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Cell theory


Cell Theory refers to the idea that cells are the basic unit of structure in every living thing. Development of this theory during the Mid 1600s was made possible by advances in microscopy. This theory is one of the foundations of biology. The theory says that new cells are formed from other existing cells and the cell is a fundamental unit of structure, function and organization in all living organisms.
The cell was first discovered by Robert Hooke in 1665. He examined very thin slices of cork and saw billions of tiny pores that he remarked looked like the walled compartments of a honeycomb. Because of this association Hooke called them cells, the name they still bear. However, Hooke did not know their real structure or function. Hooke's description of these cells (which were actually non-living cell walls) was published in Micrographia.. His cell observations gave no indication of the nucleus and other organelles found in most living cells.

The first man to witness a live cell under a microscope was Antonie van Leeuwenhoek, who in 1674 described the algae Spirogyra and named the moving organisms animalcules, meaning "little animals". Leeuwenhoek probably also saw bacteria. Cell theory was in contrast to the vitalism theories that had been offered before the discovery of cells.

The idea that cells were separable into individual units was offered by Ludolph Christian Treviranus and Johann Jacob Paul Moldenhawer. All of this finally led to Henri Dutrochet formulating one of the fundamental rules of modern cell theory by declaring that "The cell is the fundamental element of organization".

The observations of Hooke, Leeuwenhoek, Schleiden, Schwann, Virchow, and others led to the development of the cell theory. The cell theory is a widely accepted explanation of the relationship between cells and living things. The cell theory states:
•All living things are composed of cells.
•Cells are the basic units of structure and function in living things.
•Cells arise from pre-existing cells.

The cell theory holds true for all living things, no matter how big or small, or how simple or complex. Since according to research, cells are common to all living things, they can provide information about all life. And because all cells come from other cells, scientists can study cells to learn about growth, reproduction, and all other functions that living things perform.

Credit for developing Cell Theory is usually given to three scientists, Theodor Schwann, Matthias Jakob Schleiden, and Rudolf Virchow. In 1839 Schwann and Schleiden suggested that cells were the basic unit of life. Their theory accepted the first two rules of modern cell theory. However the cell theory of Schleiden differed from modern cell theory in that it proposed a method of spontaneous crystallization that he called "Free Cell Formation". In 1858, Rudolf Virchow concluded that all cells come from pre-existing cells thus completing the classical cell theory.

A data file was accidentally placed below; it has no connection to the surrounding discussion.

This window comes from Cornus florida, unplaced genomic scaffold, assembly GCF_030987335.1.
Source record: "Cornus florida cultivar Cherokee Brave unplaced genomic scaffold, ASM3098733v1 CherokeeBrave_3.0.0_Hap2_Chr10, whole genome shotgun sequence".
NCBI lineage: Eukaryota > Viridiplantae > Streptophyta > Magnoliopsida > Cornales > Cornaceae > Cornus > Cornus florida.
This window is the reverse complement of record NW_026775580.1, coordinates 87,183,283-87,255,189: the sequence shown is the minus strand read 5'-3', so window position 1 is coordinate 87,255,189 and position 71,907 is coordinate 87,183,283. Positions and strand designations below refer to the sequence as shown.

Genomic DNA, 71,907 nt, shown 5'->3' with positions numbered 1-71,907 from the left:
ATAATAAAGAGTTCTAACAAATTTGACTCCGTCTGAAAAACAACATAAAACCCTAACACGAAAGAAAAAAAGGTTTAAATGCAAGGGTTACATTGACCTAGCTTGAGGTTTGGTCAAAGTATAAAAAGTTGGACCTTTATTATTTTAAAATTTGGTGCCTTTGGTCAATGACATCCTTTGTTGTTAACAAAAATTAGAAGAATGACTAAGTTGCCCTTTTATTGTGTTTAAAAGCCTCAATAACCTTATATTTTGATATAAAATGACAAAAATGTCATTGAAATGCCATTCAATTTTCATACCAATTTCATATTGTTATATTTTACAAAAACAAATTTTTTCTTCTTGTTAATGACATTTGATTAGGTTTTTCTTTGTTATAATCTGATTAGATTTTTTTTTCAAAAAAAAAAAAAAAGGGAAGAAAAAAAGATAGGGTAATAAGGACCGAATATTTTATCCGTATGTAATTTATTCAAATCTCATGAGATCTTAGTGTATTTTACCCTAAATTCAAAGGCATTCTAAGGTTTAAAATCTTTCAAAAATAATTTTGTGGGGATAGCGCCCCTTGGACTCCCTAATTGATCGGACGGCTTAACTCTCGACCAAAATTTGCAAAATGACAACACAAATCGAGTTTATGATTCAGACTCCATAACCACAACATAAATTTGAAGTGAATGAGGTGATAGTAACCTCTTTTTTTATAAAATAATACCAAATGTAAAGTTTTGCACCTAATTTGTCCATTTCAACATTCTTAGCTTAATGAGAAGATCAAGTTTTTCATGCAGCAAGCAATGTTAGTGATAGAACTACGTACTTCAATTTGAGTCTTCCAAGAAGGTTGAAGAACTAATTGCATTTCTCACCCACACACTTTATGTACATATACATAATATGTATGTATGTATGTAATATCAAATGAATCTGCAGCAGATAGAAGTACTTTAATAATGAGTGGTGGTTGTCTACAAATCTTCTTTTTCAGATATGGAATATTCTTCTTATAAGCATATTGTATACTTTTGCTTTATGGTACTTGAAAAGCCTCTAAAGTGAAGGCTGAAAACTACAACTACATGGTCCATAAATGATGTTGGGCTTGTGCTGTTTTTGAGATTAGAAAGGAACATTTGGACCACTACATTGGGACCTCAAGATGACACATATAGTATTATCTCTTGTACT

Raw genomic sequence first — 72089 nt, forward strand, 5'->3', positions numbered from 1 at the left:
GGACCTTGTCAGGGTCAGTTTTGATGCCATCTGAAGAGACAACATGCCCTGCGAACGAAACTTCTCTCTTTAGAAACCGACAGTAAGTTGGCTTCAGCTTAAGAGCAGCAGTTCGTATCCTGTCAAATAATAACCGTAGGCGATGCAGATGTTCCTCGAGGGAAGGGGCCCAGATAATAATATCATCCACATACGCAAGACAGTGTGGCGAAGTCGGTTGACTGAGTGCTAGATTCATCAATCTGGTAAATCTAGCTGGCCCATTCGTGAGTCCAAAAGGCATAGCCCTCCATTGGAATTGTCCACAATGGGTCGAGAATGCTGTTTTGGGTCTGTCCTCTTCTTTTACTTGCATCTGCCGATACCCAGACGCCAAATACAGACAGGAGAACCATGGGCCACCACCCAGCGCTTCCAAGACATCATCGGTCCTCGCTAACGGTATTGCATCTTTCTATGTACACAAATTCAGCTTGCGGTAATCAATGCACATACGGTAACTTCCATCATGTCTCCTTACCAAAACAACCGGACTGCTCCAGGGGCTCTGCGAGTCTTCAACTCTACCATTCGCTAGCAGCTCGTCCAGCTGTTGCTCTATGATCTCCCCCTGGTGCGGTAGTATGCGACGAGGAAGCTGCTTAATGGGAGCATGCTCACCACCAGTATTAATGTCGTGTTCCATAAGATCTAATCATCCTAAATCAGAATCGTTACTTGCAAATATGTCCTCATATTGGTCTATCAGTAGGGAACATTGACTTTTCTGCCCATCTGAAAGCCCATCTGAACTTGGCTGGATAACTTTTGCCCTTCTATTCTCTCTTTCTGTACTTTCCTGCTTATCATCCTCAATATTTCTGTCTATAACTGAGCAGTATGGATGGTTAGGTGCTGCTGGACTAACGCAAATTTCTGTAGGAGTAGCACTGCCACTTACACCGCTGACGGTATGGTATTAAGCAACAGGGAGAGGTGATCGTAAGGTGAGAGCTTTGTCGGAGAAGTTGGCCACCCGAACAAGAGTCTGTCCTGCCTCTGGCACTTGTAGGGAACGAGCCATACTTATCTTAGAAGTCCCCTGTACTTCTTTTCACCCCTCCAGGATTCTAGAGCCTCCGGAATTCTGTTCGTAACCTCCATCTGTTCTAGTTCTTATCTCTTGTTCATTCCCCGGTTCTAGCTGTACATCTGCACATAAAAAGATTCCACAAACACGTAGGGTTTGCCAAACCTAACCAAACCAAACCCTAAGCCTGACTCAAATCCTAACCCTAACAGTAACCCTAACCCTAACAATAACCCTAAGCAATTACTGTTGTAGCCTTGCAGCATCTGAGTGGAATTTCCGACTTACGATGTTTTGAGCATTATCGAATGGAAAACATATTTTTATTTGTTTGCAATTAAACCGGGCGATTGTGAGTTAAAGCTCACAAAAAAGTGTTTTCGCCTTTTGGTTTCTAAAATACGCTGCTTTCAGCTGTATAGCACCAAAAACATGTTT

Theodor Schwann (1810 – 1882) was a German zoologist. His many contributions to biology include the development of cell theory, the discovery of Schwann cells in the peripheral nervous system, the discovery and study of pepsin, the discovery of the organic nature of yeast, and the invention of the term metabolism.
Once, when Schwann was dining with Matthias Jakob Schleiden in 1837, the conversation turned on the nuclei of plants and animal cells. Schwann remembered seeing similar structures in the cells of the notochord and immediately realized the importance of connecting the two phenomena. The similarity was confirmed without delay by both observers, and the results soon appeared in his famous Microscopic Investigations on the Accordance in the Structure and Growth of Plants and Animals, in which he said that "All living things are composed of cells and cell products." Thus cell theory was definitely constituted. In the course of his verification of cell theory, in which Schwann traversed the whole field of histology, he proved the cellular origin and development of the most highly differentiated tissues including nails, feathers, and tooth enamel.
His generalization became the basic of modern histology, and in the hands of Rudolf Virchow (whose cellular pathology was an inevitable deduction from Schwann) placed modern pathology on a truly scientific basis.

Matthias Jakob Schleiden (1804 - 1881) was a German botanist and co-founder of the cell theory, along with Theodor Schwann and Rudolf Virchow.
Born in Hamburg, Schleiden was educated at Heidelberg and practiced law in Hamburg, but soon developed his hobby of botany into a full-time pursuit. Schleiden preferred to study plant structure under the microscope. While a professor of botany at the University of Jena, he wrote Contributions to Phytogenesis (1838), in which he stated that the different parts of the plant organism are composed of cells. Thus, Schleiden and Theodor Schwann became the first to develop what was then an informal trust as a principle of biology equal in importance to the atomic theory of chemistry. He also recognized the importance of the cell nucleus, discovered in 1831 by the Scottish botanist Robert Brown, and sensed its connection with cell division.
Schleiden was one of the first German biologists to accept Charles Darwin's theory of evolution. He became professor of botany at the University of Dorpat in 1863. He died in Frankfurt am Main on 23 June 1881.

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